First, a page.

Monthly Archives: April 2016

Native Plant Garden at Kessler Outdoor Classroom is Planted

Thanks to great work by our volunteers, the native plant garden is ready for Spring!

garden volunteers_editedHow do you turn a patch of ground into a beautiful example of native landscaping? Through the great efforts of our partners and volunteers! Thanks to their work, the native plant garden is ready for students and the community to enjoy.  This garden will be a valuable teaching tool, demonstrating how native plants provide wildlife habitat, support pollinators, and serve as a beautiful and sustainable option for landscaping.

The wide variety of plants were chosen so that flowers will be blooming throughout the growing season. This is beneficial because pollinators will have nectar available to them throughout the year.  It also means that there will be something new to see in the garden year-round! There are stepping stones throughout the garden which give ample opportunity for exploration.  We invite you to enjoy this newest addition to the Kessler Outdoor Classroom!

Now that the plants are in place, there are new opportunities to support the work at the Kessler Outdoor Classroom. We need volunteers to help us maintain the garden so that it will thrive for years to come! Contact sbarrow@nwalandtrust.org to learn more.

Thanks to the Arkansas Native Plant Society and the Arkansas Forestry Commission for funding this project!

 

Northwest Arkansas Land Trust Joins Community Monarch Conservation Effort

NWALT joins Fayetteville Mayor’s Pledge to Save the Monarch Butterfly

Monarch_Butterfly_Danaus_plexippus_MilkweedThe Northwest Arkansas Land Trust is proud to be part of Fayetteville’s effort to save the monarch butterfly! This exciting community-wide effort began earlier this year after Mayor Lioneld Jordan signed the “Mayor’s Monarch Pledge” with the National Wildlife Federation.

The effort, called the Fayetteville Monarch Project, is a collaboration among conservation organizations, schools, local nurseries, and the city to help save the monarch butterfly.  Fayetteville Monarch Project’s mission is “To conserve and create monarch habitat in Northwest Arkansas.”

Monarch butterflies migrate from overwintering sites in Mexico every spring, stopping through Fayetteville and the rest of Northwest Arkansas in the spring to breed. By the fall, they make the long journey back through, feeding on late-blooming flowers like goldenrod. However, monarch populations have seen a 90% decline over the last 20 years due in large part to habitat loss throughout their range.  For this reason, it is vital for communities to come together to make a difference for the monarch before they are gone forever.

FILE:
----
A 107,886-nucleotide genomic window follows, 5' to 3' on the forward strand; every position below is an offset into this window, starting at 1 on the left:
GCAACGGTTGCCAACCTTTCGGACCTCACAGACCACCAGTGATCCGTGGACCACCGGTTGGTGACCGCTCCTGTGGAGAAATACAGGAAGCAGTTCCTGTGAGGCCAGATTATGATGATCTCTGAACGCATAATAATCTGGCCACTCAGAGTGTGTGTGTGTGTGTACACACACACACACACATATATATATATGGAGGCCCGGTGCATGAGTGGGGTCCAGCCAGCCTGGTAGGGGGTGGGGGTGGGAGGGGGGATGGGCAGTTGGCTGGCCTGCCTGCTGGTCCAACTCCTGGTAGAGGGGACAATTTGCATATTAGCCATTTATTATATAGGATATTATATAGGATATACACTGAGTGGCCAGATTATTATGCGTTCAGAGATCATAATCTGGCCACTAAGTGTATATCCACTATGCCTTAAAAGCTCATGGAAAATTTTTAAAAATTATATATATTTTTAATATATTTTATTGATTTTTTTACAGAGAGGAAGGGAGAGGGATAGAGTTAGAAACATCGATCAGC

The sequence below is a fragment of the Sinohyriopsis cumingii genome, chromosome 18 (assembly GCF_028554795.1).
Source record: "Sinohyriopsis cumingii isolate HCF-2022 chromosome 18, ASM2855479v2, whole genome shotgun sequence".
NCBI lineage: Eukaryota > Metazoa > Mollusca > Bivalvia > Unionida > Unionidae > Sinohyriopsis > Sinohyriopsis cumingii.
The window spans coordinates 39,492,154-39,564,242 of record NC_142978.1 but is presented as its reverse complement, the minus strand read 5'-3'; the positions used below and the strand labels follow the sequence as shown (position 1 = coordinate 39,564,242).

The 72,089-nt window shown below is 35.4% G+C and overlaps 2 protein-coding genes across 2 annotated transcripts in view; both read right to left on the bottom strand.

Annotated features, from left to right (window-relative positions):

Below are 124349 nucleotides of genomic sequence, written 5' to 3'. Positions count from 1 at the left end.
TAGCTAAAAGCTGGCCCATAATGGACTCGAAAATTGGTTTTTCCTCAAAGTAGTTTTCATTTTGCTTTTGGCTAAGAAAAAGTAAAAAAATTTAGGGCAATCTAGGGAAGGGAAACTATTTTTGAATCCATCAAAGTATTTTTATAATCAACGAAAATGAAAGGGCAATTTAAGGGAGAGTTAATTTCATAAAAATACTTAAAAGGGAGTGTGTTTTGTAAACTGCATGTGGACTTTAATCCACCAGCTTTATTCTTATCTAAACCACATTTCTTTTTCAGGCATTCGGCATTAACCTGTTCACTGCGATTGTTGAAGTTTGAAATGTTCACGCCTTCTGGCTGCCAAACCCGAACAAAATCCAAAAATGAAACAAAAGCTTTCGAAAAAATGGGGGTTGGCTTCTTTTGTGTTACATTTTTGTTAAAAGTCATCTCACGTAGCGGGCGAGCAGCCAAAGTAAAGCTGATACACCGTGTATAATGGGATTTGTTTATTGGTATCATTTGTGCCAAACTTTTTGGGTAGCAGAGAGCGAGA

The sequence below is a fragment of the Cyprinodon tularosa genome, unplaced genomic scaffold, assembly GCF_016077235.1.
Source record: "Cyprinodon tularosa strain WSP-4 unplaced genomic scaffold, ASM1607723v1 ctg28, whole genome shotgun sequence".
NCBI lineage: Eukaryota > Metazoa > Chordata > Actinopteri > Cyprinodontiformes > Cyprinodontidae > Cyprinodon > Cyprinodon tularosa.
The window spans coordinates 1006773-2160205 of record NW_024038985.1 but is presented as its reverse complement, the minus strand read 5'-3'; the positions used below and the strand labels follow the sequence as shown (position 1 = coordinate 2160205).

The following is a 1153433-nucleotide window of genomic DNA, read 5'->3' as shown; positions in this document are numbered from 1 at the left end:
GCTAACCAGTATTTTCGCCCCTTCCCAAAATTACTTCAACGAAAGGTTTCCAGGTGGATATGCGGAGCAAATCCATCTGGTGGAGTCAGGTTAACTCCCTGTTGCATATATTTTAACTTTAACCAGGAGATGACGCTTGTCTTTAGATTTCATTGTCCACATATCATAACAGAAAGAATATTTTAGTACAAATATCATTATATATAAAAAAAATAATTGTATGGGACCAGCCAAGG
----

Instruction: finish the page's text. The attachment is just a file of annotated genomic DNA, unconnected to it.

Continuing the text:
The Fayetteville Monarch Project will accomplish its goals by creating habitat through pollinator gardens and habitat restoration, advocating for monarch conservation through municipal policy, and teaching the public about the importance of pollinators through outreach and education.

The land trust is excited to work with the dedicated members of this group! Wilson Springs Preserve is an ideal habitat for monarchs due to the abundance of milkweed in the spring and blooming flowers in the fall.  Our restoration work there will be a big step in making Fayetteville a landmark destination for the beautiful and imperiled monarch butterfly.

For more information about the Mayor’s Monarch Pledge, click here.

Photo by and (c)2009 Derek Ramsey (Ram-Man) – Self-photographed, GFDL 1.2, https://commons.wikimedia.org/w/index.php?curid=7155072

Native Plant Garden Workday & Pizza Party — Thursday April 14 2-6 PM

Help us plant native wildflowers at the Kessler Mountain Outdoor Classroom!

Plains tickseed_B.Hinterthuer_2013The time has come to start planting the native plant garden in preparation for this month’s 4th grade field trips! This garden will be an educational tool for students to learn how native wildflowers provide habitat for wildlife, support biodiversity, and protect pollinators.

If you want to help us improve the natural beauty of Kessler Mountain and contribute to local environmental education, then join us on Thursday, April 14 from 2:00-6:00 PM to plant wildflowers. After the work is done, we will enjoy Frank Sharp’s famous wood-fired pizzas. This volunteer opportunity is sure to be a fun way to get outside and do some good for the Kessler Outdoor Classroom!

We hope you will join us! Contact sbarrow@nwalandtrust.org or call 479-966-4666 for more information.

Photo credit: Burnetta Hinterthuer